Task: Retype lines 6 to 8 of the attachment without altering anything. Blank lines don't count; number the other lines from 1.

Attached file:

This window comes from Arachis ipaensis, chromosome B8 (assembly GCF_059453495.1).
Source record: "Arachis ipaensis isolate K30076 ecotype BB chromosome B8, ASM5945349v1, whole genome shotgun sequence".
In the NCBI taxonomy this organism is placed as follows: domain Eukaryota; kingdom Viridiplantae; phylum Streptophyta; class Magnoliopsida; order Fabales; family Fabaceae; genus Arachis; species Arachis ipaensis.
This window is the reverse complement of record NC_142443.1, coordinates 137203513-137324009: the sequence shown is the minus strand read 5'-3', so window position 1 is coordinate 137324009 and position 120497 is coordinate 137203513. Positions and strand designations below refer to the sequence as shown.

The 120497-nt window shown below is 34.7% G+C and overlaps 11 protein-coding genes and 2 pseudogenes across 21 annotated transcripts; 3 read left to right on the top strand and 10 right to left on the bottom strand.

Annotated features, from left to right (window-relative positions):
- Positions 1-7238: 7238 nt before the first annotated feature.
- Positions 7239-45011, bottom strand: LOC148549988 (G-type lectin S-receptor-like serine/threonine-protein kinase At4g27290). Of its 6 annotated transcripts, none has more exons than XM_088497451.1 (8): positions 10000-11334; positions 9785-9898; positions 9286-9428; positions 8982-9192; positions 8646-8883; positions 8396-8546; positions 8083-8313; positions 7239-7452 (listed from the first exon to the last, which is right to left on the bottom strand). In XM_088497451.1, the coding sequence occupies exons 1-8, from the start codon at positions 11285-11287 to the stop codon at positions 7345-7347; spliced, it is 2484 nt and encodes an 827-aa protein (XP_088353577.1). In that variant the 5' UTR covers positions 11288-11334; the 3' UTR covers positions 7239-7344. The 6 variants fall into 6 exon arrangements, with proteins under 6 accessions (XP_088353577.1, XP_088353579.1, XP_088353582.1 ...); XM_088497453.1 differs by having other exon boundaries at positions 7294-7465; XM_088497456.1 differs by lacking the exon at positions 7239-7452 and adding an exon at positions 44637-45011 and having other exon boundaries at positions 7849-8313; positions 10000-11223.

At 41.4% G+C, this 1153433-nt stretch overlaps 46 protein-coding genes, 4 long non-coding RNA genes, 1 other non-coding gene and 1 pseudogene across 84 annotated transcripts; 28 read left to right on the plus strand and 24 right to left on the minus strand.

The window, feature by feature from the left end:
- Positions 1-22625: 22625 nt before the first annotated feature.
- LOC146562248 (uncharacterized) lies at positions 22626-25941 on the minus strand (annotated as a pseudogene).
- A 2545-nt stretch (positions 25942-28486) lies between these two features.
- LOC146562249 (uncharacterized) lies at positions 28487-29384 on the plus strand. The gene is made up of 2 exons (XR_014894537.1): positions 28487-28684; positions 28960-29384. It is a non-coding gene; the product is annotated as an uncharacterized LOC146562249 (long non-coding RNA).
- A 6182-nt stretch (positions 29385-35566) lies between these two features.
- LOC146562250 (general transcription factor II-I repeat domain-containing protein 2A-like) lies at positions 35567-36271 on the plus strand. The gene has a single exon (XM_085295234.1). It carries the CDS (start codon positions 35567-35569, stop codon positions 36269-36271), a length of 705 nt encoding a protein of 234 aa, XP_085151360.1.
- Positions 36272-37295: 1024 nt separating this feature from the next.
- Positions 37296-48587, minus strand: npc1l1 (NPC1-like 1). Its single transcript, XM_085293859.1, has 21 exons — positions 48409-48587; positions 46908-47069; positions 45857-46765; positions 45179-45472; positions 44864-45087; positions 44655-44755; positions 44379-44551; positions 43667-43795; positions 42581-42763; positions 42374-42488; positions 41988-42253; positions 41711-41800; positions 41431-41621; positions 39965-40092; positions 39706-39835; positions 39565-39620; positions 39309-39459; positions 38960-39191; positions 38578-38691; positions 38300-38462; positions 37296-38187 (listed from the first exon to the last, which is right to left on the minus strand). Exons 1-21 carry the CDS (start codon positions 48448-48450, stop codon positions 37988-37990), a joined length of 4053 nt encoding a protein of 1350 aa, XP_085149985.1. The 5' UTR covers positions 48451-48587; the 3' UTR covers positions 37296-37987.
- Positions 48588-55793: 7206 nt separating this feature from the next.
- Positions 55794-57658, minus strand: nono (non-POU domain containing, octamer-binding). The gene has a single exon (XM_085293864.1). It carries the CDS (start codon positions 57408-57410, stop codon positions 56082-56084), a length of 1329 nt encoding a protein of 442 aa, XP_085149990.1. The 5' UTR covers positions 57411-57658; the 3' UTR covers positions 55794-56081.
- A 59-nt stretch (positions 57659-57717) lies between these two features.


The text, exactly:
Annotated features, from left to right (window-relative positions):
- Positions 1-7238: 7238 nt before the first annotated feature.
- Positions 7239-45011, bottom strand: LOC148549988 (G-type lectin S-receptor-like serine/threonine-protein kinase At4g27290). Of its 6 annotated transcripts, none has more exons than XM_088497451.1 (8): positions 10000-11334; positions 9785-9898; positions 9286-9428; positions 8982-9192; positions 8646-8883; positions 8396-8546; positions 8083-8313; positions 7239-7452 (listed from the first exon to the last, which is right to left on the bottom strand). In XM_088497451.1, the coding sequence occupies exons 1-8, from the start codon at positions 11285-11287 to the stop codon at positions 7345-7347; spliced, it is 2484 nt and encodes an 827-aa protein (XP_088353577.1). In that variant the 5' UTR covers positions 11288-11334; the 3' UTR covers positions 7239-7344. The 6 variants fall into 6 exon arrangements, with proteins under 6 accessions (XP_088353577.1, XP_088353579.1, XP_088353582.1 ...); XM_088497453.1 differs by having other exon boundaries at positions 7294-7465; XM_088497456.1 differs by lacking the exon at positions 7239-7452 and adding an exon at positions 44637-45011 and having other exon boundaries at positions 7849-8313; positions 10000-11223.